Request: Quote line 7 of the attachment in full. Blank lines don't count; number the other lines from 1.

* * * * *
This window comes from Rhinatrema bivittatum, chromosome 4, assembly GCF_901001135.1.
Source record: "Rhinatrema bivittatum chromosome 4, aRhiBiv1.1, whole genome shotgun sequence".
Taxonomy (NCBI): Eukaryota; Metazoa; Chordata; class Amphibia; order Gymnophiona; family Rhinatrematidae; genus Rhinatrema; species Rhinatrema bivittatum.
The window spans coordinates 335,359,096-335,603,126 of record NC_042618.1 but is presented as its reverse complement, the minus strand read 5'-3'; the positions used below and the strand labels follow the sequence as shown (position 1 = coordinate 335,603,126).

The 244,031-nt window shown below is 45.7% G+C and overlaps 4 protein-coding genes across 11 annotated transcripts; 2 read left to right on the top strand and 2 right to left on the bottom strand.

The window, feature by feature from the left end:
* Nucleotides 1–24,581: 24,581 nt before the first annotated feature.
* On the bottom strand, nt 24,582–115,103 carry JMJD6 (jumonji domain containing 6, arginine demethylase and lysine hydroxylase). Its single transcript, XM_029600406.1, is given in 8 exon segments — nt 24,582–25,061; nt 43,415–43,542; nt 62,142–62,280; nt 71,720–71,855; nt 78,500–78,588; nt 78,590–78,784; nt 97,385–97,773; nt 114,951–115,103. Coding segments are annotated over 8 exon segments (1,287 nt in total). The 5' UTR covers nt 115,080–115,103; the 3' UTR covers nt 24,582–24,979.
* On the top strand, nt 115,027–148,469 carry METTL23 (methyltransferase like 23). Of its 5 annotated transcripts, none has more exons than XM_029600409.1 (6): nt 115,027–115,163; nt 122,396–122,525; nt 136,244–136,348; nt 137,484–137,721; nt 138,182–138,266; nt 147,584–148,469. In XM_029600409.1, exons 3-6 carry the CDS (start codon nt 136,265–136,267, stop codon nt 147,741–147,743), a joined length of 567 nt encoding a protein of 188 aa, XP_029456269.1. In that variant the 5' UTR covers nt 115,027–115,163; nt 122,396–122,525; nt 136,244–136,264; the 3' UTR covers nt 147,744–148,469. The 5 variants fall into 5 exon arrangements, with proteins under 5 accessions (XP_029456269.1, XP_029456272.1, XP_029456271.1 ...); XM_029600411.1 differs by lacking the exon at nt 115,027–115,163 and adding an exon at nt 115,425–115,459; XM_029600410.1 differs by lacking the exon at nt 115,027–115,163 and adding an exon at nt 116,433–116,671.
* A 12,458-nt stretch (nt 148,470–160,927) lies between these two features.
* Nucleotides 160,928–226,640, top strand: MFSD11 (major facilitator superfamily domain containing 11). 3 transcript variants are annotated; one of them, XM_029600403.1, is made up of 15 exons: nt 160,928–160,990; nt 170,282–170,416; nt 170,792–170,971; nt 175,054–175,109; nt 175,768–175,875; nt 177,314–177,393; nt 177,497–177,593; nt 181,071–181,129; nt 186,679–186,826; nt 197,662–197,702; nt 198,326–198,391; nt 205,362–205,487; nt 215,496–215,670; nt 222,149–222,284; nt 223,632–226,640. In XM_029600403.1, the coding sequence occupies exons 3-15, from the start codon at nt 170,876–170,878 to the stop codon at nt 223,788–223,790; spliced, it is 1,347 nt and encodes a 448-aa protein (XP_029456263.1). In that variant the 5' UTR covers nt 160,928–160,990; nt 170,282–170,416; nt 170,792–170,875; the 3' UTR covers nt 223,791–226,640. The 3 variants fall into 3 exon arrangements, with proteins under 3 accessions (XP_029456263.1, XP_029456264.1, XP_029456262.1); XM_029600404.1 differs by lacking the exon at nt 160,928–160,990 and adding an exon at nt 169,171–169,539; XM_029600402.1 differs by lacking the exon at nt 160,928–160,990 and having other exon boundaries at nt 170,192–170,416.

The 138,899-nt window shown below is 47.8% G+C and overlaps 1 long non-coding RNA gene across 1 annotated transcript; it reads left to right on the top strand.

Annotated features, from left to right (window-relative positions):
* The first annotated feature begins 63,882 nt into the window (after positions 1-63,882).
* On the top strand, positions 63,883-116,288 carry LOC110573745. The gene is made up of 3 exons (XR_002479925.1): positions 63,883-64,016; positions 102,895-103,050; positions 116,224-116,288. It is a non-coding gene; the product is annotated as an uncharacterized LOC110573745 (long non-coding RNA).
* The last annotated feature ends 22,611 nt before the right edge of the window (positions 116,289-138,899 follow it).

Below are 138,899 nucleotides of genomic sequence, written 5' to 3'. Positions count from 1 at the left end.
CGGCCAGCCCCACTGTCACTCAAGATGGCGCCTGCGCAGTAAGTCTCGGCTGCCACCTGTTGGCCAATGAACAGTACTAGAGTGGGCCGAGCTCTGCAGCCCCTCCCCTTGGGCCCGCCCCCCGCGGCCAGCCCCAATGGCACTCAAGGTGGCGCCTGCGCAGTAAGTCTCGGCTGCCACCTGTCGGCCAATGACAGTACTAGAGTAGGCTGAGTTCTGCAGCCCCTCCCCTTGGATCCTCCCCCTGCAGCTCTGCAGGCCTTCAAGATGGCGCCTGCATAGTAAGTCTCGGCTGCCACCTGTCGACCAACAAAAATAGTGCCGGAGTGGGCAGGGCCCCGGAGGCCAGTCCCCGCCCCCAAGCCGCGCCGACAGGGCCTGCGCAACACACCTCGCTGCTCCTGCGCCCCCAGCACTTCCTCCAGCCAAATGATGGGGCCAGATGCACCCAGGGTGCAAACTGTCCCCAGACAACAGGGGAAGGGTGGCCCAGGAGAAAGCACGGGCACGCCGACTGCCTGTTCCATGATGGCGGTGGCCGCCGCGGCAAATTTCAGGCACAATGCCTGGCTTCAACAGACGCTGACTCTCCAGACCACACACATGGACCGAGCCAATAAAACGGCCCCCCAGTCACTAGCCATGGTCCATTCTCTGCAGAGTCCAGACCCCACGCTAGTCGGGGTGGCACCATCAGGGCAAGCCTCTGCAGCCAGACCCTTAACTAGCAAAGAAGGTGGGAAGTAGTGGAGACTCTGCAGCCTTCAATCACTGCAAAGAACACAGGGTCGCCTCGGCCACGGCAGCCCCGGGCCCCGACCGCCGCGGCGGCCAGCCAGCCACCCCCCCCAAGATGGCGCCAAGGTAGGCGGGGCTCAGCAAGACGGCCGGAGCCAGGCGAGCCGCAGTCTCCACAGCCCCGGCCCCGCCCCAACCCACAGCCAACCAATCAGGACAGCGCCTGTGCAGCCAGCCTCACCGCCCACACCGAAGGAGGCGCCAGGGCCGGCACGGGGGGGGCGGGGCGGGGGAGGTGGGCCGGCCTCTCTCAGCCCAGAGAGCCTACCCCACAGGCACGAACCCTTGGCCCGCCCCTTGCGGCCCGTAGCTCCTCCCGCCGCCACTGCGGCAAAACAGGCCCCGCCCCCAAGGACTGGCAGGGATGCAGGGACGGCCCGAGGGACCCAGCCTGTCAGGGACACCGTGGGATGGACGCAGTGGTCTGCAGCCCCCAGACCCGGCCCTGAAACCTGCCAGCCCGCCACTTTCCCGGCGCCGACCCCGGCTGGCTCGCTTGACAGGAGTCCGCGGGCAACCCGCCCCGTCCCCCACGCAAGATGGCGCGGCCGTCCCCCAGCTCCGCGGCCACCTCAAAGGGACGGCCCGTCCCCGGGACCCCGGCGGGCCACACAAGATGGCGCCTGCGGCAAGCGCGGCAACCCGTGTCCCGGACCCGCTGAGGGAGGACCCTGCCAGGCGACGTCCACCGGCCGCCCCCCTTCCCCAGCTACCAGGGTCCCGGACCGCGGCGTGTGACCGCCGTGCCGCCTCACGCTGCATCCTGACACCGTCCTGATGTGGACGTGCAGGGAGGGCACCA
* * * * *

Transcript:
* Nucleotides 1–24,581: 24,581 nt before the first annotated feature.